Employees who own company stock or other securities in their retirement plans should review their options before taking any distributions or doing rollovers.
There’s a substantial tax break available to many of these workers. The tax break is known as net unrealized appreciation, or NUA.
It’s very valuable when you know the tricks and follow the rules.
If you sell the employer stock while it is in your 401(k) or other retirement account such as an ESOP, you do not get the tax break.
The proceeds from that sale eventually will be distributed to you (from either the 401(k) or an IRA rollover) and be taxed as ordinary income.
When you retire or otherwise leave the employer and the account still owns the employer stock, however, you have a choice.
You can treat the stock the same as other assets, keeping it in the 401(k), or ESOP, or rolling it over to an IRA.
As distributions of the stock or its sale proceeds are made, they are taxed as ordinary income.
The other option is to take advantage of the Net Unrealized Appreciation (NUA) tax strategy.
Step one of the NUA strategy is to roll over the non-employer stock assets to a traditional IRA.
(There’s no tax on the rollover.)
Step two of the NUA strategy is to distribute the stock to a taxable brokerage account.
The shares must be distributed in kind and directly to a taxable account.
They can’t first be rolled over to an IRA or other type of retirement account and later transferred to a taxable account if you want the NUA treatment.
In the year of the distribution, only the original value, or cost basis, of the shares is included in your gross income and taxed as ordinary income.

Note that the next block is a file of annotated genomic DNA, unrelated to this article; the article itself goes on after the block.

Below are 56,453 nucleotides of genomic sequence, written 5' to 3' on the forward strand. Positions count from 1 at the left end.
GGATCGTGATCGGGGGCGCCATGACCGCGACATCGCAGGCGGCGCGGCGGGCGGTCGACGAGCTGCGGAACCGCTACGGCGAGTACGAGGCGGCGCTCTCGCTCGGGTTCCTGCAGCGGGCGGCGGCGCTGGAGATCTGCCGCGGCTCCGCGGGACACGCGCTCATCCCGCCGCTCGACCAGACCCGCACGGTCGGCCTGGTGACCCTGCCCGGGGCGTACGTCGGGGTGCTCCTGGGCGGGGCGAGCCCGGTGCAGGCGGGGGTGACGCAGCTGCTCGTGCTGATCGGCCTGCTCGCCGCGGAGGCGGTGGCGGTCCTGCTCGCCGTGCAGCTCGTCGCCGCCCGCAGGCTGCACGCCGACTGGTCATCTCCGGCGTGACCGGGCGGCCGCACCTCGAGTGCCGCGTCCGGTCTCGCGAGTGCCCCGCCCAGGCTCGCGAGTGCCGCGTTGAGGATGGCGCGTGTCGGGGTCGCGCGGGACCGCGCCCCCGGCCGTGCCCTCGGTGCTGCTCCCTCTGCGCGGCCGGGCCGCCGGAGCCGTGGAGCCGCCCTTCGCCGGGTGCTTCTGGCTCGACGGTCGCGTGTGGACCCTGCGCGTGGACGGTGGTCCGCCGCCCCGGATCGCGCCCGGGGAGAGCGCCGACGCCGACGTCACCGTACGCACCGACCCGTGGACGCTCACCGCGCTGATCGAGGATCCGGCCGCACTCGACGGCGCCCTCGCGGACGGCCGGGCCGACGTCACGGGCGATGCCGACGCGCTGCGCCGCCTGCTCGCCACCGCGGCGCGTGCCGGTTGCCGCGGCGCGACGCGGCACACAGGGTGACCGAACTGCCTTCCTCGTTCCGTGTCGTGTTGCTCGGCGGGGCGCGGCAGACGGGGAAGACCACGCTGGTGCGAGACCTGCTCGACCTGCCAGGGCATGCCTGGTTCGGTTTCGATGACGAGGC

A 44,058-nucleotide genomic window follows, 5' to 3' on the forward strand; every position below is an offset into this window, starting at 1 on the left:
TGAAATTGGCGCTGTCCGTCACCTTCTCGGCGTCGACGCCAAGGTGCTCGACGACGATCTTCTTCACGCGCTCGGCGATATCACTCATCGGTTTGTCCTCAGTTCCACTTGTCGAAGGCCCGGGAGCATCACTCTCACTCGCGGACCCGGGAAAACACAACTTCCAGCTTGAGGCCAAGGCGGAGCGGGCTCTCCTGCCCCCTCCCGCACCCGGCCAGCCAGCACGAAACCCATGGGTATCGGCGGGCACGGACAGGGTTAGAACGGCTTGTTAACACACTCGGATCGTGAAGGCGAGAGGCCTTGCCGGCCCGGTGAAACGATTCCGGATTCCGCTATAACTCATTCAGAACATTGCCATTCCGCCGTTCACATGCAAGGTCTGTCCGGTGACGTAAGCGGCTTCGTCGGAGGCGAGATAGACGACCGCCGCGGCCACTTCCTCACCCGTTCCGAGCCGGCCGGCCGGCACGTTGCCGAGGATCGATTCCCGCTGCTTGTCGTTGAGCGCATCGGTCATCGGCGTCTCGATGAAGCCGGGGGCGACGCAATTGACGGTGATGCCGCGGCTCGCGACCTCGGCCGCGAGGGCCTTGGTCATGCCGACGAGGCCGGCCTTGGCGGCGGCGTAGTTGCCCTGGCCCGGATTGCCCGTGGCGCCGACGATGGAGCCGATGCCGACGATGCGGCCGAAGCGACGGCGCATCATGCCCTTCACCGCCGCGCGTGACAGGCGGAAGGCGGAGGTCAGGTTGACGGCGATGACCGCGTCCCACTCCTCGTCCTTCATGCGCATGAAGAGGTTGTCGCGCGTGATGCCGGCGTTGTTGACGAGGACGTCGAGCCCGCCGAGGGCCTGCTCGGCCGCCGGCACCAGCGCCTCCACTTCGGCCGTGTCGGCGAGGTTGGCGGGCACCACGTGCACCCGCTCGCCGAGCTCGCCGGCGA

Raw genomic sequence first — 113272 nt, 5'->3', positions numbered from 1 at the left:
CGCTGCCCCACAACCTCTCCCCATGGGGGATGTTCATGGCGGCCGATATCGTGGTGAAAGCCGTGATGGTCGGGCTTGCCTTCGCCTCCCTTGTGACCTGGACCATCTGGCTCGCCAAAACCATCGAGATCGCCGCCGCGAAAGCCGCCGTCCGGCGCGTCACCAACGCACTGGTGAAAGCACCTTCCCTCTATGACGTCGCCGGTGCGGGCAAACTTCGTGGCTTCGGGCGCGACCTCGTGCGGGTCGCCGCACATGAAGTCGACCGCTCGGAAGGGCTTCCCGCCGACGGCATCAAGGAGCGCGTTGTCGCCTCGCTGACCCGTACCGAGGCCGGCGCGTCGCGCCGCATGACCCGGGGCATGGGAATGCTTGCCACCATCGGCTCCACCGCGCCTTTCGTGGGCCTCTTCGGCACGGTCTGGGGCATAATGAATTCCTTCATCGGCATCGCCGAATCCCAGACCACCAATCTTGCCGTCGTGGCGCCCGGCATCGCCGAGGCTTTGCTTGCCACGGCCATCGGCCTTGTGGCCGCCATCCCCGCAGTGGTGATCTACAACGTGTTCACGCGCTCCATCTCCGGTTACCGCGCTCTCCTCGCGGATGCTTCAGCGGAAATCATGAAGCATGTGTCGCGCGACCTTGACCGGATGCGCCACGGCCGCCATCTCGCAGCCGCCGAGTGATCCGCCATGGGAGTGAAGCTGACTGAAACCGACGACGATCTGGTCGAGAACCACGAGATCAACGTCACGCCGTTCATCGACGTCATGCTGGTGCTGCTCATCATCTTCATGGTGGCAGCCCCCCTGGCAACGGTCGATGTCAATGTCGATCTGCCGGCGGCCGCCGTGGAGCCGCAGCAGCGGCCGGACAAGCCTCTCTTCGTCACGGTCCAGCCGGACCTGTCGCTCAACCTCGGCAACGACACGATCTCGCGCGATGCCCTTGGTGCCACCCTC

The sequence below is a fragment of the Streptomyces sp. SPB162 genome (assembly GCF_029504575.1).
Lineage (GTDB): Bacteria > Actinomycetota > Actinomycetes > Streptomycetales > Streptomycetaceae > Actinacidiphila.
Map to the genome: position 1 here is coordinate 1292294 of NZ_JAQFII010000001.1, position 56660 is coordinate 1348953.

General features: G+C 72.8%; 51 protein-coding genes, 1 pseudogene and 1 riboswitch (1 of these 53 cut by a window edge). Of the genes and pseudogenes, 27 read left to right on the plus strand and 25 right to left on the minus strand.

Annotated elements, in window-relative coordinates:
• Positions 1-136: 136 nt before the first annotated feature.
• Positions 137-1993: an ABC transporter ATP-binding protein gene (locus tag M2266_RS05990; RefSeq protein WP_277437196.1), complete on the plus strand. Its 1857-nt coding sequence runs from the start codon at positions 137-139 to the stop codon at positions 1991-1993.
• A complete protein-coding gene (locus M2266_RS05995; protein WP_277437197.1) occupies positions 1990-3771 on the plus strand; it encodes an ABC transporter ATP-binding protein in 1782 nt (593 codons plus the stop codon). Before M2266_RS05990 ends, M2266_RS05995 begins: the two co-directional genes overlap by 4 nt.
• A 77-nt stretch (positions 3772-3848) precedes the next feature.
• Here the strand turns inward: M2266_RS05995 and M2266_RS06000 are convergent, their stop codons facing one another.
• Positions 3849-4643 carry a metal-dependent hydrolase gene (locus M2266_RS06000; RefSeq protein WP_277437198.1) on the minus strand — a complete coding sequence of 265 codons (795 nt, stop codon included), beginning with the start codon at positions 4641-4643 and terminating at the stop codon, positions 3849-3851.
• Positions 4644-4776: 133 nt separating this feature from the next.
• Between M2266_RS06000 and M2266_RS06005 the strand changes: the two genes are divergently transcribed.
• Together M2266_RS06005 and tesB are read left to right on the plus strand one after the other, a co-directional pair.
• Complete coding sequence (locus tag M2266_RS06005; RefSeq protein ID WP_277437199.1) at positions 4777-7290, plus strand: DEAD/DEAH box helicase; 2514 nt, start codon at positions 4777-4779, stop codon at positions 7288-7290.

No other taxes are due at that time, no matter how much the shares appreciated since the retirement account acquired them.
As you sell the employer shares from the taxable account, long-term capital gains taxes are due on the appreciation that occurred since you first acquired them in the retirement plan.
Long-term gain treatment is allowed regardless of how long the shares were owned either inside or outside of the 401(k).
To receive the tax-favored treatment, you have to take a lump sum distribution from the 401(k) plan.
This means that all the assets, without exception, must be distributed from the account in the same calendar year.
You also cannot have taken any previous withdrawals from the retirement plan, even required minimum distributions.
The lump sum distribution must occur after a triggering event.
These triggering events are as follows: attaining age 59½, leaving the employer, or death.
Note that the lump sum distribution and triggering event don’t have to occur in the same year.
The treatment of the employer stock under this procedure is the same whether you purchased the shares through your employer retirement plan or received them as a contribution from the employer.
The NUA tax break is available even if the company’s stock is not publicly traded.
Many private companies regularly determine a value for their stock, which can be used to determine your basis in the stock.
When the stock is distributed to you, the employer should tell you its basis.
But some private companies have ownership restrictions that prevent the use of the NUA, because the stock can’t leave the employer retirement plan.
The NUA treatment also is available to heirs who inherit an employer retirement account and take a lump sum distribution after the employee’s death.
And it is available to divorced spouses if they received part of the retirement account under a qualified domestic relations order.
You don’t have to use the NUA treatment for all the stock in the account.
Some can be rolled over to an IRA.
If someone took advantage of the NUA treatment by transferring the shares to a brokerage account and held the shares until death, the heirs do not increase the tax basis of the shares.
The heirs will owe capital gains on the appreciation when they sell the shares just as the employee would have.
For most people, NUA treatment is the best way to handle employer stock held in a retirement account.